A Washington adviser who advised a Ukrainian political party and collaborated with a co-defendant of Paul Manafort was charged with violating the federal prosecutor's disclosure obligations and is expected to plead guilty on Friday morning, according to court records.
W. Samuel Patten, 47, of Washington, DC, was charged with violating the Foreign Agents Registration Act because he did not register with the Ministry of Justice when representing the Ukrainian opposition bloc from 2014 to 2018.
Patten was charged with criminal information, a type of charge-off documents that are used when a defendant waives indictment and usually announces a lawsuit against the prosecutor. A hearing will take place on Friday before Judge Amy Berman Jackson at the US District Court for the District of Columbia.
Prosecutors from the Department of National Security of the Ministry of Justice and the District Bar Association claim that Patten is a company with a Russian citizen known only as Foreigner A for lobbying and political counseling services. From about 201
Patten was listed as Managing Director and Konstantin Kilimnik as Managing Director of Begemot Ventures International, a limited liability company founded in 2015, the Daily Beast reported for the first time. A website for Begemot, which is linked to Patten's email address but does not list the company's customers, reported the Daily Beast.
Patten also reportedly worked in the Oregon subsidiary of Cambridge Analytica parent company SCL Group in the US According to the Daily Beast, who described his work as the development of "microtargeting" technologies by at least one major US presidential candidate he reported from 2014.
Patten has a varied CV. He worked in the oil sector in Kazakhstan from the mid to late 1990s and served as campaign director for President George W. Bush in 2000. He also worked briefly in the State Department under Bush, where he worked as a political advisor to and assisted Iraq Saddam Hussein.
Federal prosecutors accused Kilimnik, along with former Trump presidential president Paul Manafort, of prosecuting Manafort's criminal conspiracy and money laundering lawsuit in the district. Manafort was also convicted this month of banking and tax fraud in Virginia.
Prosecutors with Special Advisory Service Robert S. Mueller III said Kilimnik, a longtime Manafort employee in the Ukraine, had been investigated by US investigators for links with Russian intelligence. He and Manafort are charged with repeatedly contacting two members of a public relations firm and asking them to falsely testify to what the prosecutor at the behest of Manaforts calls secret lobbying.
Neither Patten nor Kilimnik responded immediately to petitions for comment on Friday
The indictment was filed by US Attorney General in Washington instead of Special Adviser Robert S. Mueller III. Mueller's team also referred an investigation into the political work of the other Manafort employees, lobbyists Tony Podesta and Vin Weber, to prosecutors in New York.
In an interview with The Washington Post, Patten said in 2017 that he had met Kilimnik in Moscow more than 15 years ago, Kilimnik was an employee of the International Republican Institute, a democracy family affiliated to the US Republican Party. Patten ran the office from 2001 to 2004. "I relied on him," Patten told The Post.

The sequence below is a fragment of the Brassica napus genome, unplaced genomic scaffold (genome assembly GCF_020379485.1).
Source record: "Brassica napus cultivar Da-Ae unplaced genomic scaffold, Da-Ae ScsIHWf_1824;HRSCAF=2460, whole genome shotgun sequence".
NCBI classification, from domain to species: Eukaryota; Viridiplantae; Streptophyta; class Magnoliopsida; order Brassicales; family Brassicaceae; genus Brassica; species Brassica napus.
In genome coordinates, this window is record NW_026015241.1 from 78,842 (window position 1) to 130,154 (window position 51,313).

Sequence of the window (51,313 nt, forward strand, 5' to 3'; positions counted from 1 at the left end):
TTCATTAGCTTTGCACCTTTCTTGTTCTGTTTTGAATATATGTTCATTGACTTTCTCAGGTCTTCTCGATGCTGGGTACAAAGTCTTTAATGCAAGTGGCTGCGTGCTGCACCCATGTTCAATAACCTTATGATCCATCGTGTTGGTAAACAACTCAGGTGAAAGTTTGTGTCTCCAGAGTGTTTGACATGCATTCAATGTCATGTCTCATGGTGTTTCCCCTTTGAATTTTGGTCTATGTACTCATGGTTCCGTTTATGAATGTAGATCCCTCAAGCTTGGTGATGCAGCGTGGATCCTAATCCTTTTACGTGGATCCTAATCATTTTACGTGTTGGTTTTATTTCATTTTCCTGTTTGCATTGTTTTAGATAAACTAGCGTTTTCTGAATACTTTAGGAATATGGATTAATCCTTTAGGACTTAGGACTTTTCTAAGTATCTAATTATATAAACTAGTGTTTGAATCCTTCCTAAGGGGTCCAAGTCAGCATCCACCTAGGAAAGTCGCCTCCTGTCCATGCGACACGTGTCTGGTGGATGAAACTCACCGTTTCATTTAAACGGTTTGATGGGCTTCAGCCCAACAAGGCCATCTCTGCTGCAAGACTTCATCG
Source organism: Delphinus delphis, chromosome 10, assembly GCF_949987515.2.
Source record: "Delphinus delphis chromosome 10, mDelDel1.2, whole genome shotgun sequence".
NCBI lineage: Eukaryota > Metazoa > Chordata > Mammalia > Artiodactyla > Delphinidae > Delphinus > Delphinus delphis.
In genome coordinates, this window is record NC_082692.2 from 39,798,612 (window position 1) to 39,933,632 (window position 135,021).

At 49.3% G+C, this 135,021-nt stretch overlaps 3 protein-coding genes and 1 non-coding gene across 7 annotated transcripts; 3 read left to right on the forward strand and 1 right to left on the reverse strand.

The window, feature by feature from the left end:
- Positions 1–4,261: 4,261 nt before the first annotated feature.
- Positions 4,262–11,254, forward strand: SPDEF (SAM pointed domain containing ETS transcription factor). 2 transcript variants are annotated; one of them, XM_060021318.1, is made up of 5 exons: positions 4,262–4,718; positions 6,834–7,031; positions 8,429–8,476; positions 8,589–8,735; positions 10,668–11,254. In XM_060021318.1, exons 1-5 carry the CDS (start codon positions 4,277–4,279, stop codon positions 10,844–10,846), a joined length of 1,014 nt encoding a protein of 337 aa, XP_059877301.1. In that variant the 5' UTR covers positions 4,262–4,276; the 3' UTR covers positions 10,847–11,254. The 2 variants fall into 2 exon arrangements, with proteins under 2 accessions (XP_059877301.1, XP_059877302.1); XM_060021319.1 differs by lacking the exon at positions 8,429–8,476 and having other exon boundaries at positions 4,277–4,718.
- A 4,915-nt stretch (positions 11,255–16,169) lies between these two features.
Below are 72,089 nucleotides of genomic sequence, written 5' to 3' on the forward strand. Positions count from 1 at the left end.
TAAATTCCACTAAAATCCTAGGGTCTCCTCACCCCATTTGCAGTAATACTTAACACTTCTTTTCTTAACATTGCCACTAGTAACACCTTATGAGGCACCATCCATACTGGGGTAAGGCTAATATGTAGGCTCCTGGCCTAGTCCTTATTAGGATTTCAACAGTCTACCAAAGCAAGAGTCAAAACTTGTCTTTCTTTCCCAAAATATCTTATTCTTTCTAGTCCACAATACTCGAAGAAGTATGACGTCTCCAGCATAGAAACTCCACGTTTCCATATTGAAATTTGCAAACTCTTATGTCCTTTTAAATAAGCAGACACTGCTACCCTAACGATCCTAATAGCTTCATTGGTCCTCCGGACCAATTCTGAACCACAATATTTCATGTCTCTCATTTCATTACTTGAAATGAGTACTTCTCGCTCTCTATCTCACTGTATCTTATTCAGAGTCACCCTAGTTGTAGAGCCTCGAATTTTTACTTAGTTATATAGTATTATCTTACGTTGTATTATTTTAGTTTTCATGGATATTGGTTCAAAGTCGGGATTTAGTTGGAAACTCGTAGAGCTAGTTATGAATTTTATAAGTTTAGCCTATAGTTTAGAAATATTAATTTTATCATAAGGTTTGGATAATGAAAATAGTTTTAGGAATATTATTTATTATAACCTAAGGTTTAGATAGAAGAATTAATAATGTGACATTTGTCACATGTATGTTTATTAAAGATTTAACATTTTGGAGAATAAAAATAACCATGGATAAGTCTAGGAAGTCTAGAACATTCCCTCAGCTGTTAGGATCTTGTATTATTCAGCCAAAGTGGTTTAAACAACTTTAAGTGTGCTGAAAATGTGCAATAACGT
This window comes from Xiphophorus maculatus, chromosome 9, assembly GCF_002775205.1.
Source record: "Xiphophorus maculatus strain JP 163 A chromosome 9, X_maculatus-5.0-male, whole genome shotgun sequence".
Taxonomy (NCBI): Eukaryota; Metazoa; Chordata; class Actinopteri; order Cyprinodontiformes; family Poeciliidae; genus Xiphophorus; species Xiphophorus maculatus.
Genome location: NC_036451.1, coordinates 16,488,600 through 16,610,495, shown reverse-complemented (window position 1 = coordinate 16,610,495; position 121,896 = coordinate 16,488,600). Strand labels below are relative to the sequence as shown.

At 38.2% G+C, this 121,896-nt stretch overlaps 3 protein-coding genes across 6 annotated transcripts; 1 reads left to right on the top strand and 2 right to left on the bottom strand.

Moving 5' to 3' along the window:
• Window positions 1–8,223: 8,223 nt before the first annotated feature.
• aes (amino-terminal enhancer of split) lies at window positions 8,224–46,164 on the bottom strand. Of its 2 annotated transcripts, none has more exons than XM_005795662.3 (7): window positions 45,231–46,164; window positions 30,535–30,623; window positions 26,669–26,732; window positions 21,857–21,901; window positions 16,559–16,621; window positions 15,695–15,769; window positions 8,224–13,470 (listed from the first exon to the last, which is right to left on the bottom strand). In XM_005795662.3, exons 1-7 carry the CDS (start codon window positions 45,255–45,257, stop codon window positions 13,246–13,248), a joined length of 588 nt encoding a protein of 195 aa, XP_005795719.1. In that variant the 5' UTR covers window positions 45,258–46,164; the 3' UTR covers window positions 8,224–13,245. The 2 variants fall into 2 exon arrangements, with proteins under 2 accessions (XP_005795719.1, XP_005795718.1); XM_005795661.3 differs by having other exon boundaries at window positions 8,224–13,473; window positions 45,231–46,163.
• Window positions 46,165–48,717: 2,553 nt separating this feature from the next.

Kilimnik left IRI in 2005 to work for Manafort in Kiev, where he began as a translator for the American consultant and was eventually appointed manager of Manafort's Ukrainian office. Patten praised Kilimnik as a person who helped Manafort navigate the complicated Ukrainian political scene.
Beyond his work as a translator, Patten told the Post Office that Kilimnik "would help Manafort understand the political context and why people do what they do."
Patten said last year that Kilimnik was working for Manafort Ukraine was perceived by its allies and opponents alike as the wisest of American consulting operations in that country.
"I would think that Manafort would have been useless there without Kostya," he said with a common nickname for Kilimnik. "You can not just fly in and talk about the good old days of Nixon, they must have some relevance there."
Patten was born into a gossipy milieu of social climbing and Washington power politics. He is the grandson of the late Georgetown-Doyenne Susan Mary Alsop and can remember that Henry Kissinger knocked him on the head at a party at the age of nine.
Patten told the Post Office in 2014 that a visit from newly-inducted President Kennedy to the Alsop house in Dumbarton Street NW confirmed hours after many celebrations the social significance of his grandmother and step-grandfather, political columnist Joseph Alsop.
The first husband of Susan Mary Alsop was Bill Patten senior. but the son she bore during her marriage – also called Bill – was not Patten's son. The child belonged to a notable British politician, Duff Cooper, with whom she had an affair in the late 1940s.
The younger Bill Patten – Sam's father – learned about it only in 1996. He finally wrote a book called "My Three Fathers – and the Elegant Deceptions of My Mother, Susan Mary Alsop." (This trio would be Patten Sr., Cooper, and Alsop.)
After the death of Patten Sr. in 1960, his widow Alsop married his close friend.
Sam Patten's father moved to Maine, ran a small weekly and later became Minister of Prisons. Sam was educated in Maine in 1993 and attended Georgetown University.
Manafort, 69, has not been found guilty of any allegation in Washington's case for his political work and alleged attempts to conceal his income from 2006 to 2017. The prosecutors claim that during this time he has washed $ 30 million as a consultant for pro-Russian politicians in Ukraine.
The openings are to begin in DC on September 24.
Richard Leiby, Tom Hambuger and Craig Timberg contributed to this report.